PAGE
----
Introduction Notes for September 6

Main points

This class is about philosophies, by which I mean ideas about the place of human beings in the universe. Philosophies involve beliefs about what we are and how we are like or unlike everything else. Philosophies are explicitly articulated by philosophers and implicit in just about everyone’s beliefs and practices.

The philosophy that we will talk about is that human beings are made in the image of God. That has two basic parts. First, the first human being, Adam, was as close to God as a finite being could be. Second, we can recover some of those abilities if we refine our reasoning ability. These points were brought out in the handouts from Robert South and New Man magazine.

Louis Menand and writing

Aside from the content I described, this course is about writing. Your professors will demand a fairly specific kind of writing: academic prose! It’s unfair to demand something of you without telling you how to do it. So telling you is one thing that this course ought to accomplish.

Did I get off on the wrong foot by telling you we’re going to read a great writer who doesn’t write in academic prose? Probably. I don’t want to be misleading in saying that Menand breaks the rules for academic writing. Really, he does follow them. It’s just that he does so with style.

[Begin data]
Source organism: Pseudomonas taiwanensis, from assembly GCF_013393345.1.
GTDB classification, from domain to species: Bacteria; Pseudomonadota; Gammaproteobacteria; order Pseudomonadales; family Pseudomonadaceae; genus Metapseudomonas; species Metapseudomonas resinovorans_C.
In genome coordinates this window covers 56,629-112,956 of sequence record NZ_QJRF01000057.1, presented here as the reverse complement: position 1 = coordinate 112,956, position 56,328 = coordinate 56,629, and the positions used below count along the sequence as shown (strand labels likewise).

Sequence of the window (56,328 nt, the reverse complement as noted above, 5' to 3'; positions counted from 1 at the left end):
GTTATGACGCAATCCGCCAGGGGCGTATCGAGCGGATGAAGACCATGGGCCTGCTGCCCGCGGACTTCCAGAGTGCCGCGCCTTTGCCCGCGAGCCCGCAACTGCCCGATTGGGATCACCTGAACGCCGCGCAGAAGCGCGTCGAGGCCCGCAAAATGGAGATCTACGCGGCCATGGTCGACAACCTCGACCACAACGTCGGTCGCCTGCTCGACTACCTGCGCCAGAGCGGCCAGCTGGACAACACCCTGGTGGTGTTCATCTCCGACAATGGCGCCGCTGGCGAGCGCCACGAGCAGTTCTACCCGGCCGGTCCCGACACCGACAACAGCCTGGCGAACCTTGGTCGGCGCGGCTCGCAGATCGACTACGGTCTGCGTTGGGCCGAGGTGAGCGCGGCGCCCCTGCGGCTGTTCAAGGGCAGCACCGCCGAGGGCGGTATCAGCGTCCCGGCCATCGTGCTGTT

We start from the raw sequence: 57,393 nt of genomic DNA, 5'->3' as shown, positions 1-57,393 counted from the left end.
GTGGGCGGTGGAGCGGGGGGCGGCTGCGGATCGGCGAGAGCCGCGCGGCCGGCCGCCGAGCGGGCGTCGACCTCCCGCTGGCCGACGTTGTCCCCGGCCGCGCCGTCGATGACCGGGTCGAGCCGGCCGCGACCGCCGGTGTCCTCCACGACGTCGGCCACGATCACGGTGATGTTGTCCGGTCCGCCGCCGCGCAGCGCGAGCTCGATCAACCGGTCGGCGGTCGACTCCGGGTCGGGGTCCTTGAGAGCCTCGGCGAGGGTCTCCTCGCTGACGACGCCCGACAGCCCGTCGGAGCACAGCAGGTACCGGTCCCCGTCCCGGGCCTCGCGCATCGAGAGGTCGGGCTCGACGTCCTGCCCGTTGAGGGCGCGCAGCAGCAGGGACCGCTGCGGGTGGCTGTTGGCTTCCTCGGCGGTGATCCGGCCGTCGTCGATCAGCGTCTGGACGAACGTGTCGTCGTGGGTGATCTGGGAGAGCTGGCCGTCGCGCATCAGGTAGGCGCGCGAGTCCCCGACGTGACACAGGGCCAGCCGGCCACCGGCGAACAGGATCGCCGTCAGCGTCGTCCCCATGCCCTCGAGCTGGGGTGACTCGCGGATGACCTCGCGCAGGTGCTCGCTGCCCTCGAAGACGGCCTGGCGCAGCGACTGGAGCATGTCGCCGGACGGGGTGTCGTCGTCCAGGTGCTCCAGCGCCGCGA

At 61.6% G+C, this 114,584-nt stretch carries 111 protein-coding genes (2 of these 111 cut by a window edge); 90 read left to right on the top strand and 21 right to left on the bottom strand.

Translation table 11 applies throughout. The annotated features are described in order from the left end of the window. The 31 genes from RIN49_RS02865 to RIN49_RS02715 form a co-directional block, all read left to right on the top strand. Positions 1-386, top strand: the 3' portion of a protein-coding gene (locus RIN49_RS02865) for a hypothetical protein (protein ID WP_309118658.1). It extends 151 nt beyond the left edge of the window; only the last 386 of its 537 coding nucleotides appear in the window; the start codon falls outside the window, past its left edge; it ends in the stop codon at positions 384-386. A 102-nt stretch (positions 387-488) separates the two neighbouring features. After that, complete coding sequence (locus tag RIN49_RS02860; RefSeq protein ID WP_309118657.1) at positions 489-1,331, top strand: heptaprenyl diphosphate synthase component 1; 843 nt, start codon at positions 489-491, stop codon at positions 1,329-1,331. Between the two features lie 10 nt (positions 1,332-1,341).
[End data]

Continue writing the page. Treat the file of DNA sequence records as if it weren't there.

I can’t teach you to write like Menand. But I can show you the skeleton of a good analytical essay. What kind of flesh you put on that skeleton is up to you. In fact, most of your professors and other readers in a hurry will be quite satisfied with the skeleton.

But all of that is for later.

Right now, let me recommend Menand as an excellent thinker and writer. If you had to pick and alum to emulate, he would be a dandy choice.

In particular, why not start with some essays he wrote about college? For instance, here is a short piece that compares going to college with your first sleep-over. And here is a longer essay on college admissions.

Or how about a couple of gems on writing? For instance, here’s one that seems to be about grammar but is actually about the relationship between written and spoken language. Or how about an essay on the surprisingly interesting subject of citations?

If those don’t float your boat, go visit his fan club and see what they recommend.

I say all of this because there are two necessary steps to becoming a good writer: practice and reading great writers. Unfortunately, they aren’t sufficient. Plus, practice can be tedious and frustrating, just as it is with anything else. With the second step, at least you will have gotten to read great prose!

This page was written by Michael Green for The Image of God, ID-1, Fall 2007. It was posted September 7, 2007.
The Image of God